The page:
Block on Trump's Asylum Ban Upheld by Supreme Court
Arbitration remains an essential litigation prevention tool, and one that's regularly been given favorable legal treatment by the Supreme Court and Congress.
But two recent opinions, one from the Supreme Court and one from the Fourth Circuit, serve as an important reminder of some of the limits to arbitration agreements, at least when it comes to choice of law provisions. Here's a quick review.
"Your State's Law" or That of Czarist Russia
One of the most interesting arbitration decisions of the past year comes from the Supreme Court, and it's recent. In mid-December, the High Court struck down a California Court of Appeal's ruling that an arbitration agreement was unenforceable.
In that case, DIRECTV v. Imbrugia, DIRECTV customers had signed a service agreement which included binding arbitration, except where prohibited by "the law of your state." When consumers filed a putative class action of early termination feels, "the law of your state" was California law.
California law prevents waiving the right to arbitrate as a class, per a 2005 ruling by the California Supreme Court. Sure, the U.S. Supreme Court struck down that very ruling, as an impermissible attempt to preempt the Federal Arbitration Act. But no bother. According to the California Court of Appeals, the term "law of your state" meant the laws of California in a vacuum, without the Supreme Court's ruling.
The Supreme Court didn't buy that reading. While parties to an arbitration agreement "might choose to have portions of their contract governed by the law of Tibet, the law of pre-revolutionary Russia, or (as is relevant here) the law of California," that does not allow the courts to read out Supreme Court precedent on those laws.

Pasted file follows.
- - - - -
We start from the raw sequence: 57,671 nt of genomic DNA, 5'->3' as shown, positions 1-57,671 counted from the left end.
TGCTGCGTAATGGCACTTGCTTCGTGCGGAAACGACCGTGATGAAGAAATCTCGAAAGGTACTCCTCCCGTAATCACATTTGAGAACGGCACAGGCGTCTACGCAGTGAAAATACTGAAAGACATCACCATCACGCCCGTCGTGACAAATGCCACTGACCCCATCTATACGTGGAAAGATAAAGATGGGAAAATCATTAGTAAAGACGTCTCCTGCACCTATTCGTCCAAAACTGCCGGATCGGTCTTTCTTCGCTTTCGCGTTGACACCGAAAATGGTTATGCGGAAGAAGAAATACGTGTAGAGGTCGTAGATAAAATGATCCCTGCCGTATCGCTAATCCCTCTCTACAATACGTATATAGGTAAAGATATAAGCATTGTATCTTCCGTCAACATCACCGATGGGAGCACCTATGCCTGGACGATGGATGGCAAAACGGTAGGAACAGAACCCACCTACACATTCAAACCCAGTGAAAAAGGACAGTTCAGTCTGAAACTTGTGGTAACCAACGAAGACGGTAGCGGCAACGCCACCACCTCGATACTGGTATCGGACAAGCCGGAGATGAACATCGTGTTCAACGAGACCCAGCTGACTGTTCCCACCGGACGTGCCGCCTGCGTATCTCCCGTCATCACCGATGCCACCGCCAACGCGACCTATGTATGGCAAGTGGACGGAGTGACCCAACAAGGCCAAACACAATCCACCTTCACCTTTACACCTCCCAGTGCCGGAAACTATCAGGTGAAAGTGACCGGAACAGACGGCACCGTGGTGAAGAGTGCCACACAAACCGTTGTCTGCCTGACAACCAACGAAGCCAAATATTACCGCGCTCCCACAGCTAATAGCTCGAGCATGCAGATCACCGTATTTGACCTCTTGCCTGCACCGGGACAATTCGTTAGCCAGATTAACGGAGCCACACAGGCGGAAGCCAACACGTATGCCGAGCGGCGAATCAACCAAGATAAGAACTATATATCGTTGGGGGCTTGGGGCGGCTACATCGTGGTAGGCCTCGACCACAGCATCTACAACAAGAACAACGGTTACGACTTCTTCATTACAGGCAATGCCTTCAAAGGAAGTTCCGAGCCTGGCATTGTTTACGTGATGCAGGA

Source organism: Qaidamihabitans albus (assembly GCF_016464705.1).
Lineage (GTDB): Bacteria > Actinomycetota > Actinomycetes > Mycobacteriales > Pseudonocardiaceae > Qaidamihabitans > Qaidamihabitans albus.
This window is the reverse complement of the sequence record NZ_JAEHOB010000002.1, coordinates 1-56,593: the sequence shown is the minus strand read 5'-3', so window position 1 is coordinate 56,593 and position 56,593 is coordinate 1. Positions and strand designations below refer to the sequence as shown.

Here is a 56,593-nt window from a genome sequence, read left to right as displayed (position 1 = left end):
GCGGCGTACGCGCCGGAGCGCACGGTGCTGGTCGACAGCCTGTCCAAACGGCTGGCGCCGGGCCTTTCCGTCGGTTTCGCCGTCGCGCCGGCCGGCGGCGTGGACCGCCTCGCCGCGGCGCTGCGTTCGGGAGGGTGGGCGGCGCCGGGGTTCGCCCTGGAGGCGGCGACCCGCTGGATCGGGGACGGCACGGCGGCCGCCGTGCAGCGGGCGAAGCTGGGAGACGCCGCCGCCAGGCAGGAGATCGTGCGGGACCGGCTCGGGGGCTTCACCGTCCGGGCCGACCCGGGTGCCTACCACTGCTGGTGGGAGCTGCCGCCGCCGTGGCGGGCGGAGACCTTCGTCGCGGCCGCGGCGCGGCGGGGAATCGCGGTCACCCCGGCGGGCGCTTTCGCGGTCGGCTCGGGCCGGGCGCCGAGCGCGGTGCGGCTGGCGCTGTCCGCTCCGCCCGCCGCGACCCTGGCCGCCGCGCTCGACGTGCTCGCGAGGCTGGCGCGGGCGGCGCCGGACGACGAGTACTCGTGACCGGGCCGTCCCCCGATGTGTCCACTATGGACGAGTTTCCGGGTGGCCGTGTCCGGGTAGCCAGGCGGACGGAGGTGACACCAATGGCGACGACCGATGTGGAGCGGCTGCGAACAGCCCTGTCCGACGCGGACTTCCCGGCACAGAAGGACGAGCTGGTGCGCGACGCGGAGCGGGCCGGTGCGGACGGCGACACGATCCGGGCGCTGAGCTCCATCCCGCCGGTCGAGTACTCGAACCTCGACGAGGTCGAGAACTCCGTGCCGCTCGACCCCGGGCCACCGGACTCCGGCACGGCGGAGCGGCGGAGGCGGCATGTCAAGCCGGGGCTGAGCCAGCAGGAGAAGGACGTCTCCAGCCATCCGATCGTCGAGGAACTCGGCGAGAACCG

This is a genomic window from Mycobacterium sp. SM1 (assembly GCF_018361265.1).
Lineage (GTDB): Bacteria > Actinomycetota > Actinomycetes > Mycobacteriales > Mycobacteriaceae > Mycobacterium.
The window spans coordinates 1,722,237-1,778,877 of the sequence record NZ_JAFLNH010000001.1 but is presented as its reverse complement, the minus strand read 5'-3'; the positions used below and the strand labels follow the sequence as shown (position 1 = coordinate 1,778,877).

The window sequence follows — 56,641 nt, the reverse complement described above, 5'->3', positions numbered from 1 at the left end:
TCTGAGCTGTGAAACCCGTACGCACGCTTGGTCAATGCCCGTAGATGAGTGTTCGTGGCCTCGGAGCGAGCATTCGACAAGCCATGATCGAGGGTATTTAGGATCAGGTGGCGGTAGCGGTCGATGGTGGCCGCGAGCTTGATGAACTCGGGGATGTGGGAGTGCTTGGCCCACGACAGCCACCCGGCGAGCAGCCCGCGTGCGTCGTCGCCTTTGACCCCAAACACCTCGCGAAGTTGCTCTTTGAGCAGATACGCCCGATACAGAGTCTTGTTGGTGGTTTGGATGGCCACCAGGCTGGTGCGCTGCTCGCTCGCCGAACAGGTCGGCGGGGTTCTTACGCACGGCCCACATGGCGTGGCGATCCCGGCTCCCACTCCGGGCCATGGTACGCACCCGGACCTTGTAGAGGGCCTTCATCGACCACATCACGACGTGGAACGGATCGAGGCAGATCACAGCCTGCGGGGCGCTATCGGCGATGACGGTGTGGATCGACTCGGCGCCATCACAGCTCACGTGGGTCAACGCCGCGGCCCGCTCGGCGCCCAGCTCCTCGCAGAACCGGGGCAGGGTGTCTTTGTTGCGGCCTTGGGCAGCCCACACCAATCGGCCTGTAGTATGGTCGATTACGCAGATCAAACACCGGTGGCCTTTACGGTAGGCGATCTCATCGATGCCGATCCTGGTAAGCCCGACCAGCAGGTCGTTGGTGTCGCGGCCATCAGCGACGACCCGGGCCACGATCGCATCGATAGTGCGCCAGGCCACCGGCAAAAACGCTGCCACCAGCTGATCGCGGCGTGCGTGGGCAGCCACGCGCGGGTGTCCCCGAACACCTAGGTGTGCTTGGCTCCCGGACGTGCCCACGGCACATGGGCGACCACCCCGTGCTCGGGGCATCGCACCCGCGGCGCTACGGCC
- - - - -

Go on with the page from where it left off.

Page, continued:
The take away: Isolating the laws applicable to an agreement doesn't mean you can escape interpreting opinions altogether, whether you're a TV provider or court of appeals.
Arbitration Agreements Can't Wholly Evade the Law
Speaking of the laws of Tibet, one tribal payday lending company tried to employ something similar. In a recent arbitration case, the Fourth Circuit rejected an arbitration agreement by Western Sky Financial. Western Sky gave payday loans with interest rates of well over 300 percent. Before getting their money, borrowers agreed to have "any disputes" resolved in arbitration -- arbitration that was to be "subject solely to the exclusive laws and jurisdiction of the Cheyenne River Sioux Tribe."
There was little question that Western Sky's usurious loans were illegal under state and federal law, the Fourth Circuit wrote, but under the terms of the arbitration agreement, Western Sky would be able to avoid those laws by simply contracting around them. The court was not willing to permit it. Though the Federal Arbitration Act gives parties "the freedom to structure arbitration in the way they choose," the court wrote, that freedom "does not extend to a 'substantive waiver of federally protected civil rights,'" including the right to pursue statutory remedies.
The take away here? Despite the Supreme Court's dicta about the applicability of Tibetan and Czarist laws, arbitration agreements that seek to wholly evade federal and state law are likely to be unsuccessful, at least in the Fourth Circuit.